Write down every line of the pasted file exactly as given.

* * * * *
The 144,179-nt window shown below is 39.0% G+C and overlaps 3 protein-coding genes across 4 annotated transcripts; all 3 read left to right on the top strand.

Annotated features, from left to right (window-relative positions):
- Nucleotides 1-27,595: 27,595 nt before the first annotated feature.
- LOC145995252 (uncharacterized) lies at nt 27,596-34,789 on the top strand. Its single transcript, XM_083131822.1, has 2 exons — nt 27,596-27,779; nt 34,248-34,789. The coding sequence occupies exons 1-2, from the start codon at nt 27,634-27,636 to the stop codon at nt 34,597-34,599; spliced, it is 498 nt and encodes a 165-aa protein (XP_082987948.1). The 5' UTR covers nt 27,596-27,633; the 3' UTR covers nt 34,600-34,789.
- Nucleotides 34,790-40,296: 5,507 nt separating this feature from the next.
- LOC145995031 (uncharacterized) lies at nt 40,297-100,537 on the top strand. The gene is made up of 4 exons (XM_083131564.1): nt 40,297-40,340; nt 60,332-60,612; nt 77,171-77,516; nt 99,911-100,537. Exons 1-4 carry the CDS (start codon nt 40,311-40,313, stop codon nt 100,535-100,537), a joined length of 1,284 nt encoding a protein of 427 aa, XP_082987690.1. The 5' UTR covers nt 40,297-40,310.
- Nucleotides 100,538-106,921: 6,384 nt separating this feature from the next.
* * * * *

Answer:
The 144,179-nt window shown below is 39.0% G+C and overlaps 3 protein-coding genes across 4 annotated transcripts; all 3 read left to right on the top strand.

Annotated features, from left to right (window-relative positions):
- Nucleotides 1-27,595: 27,595 nt before the first annotated feature.
- LOC145995252 (uncharacterized) lies at nt 27,596-34,789 on the top strand. Its single transcript, XM_083131822.1, has 2 exons — nt 27,596-27,779; nt 34,248-34,789. The coding sequence occupies exons 1-2, from the start codon at nt 27,634-27,636 to the stop codon at nt 34,597-34,599; spliced, it is 498 nt and encodes a 165-aa protein (XP_082987948.1). The 5' UTR covers nt 27,596-27,633; the 3' UTR covers nt 34,600-34,789.
- Nucleotides 34,790-40,296: 5,507 nt separating this feature from the next.
- LOC145995031 (uncharacterized) lies at nt 40,297-100,537 on the top strand. The gene is made up of 4 exons (XM_083131564.1): nt 40,297-40,340; nt 60,332-60,612; nt 77,171-77,516; nt 99,911-100,537. Exons 1-4 carry the CDS (start codon nt 40,311-40,313, stop codon nt 100,535-100,537), a joined length of 1,284 nt encoding a protein of 427 aa, XP_082987690.1. The 5' UTR covers nt 40,297-40,310.
- Nucleotides 100,538-106,921: 6,384 nt separating this feature from the next.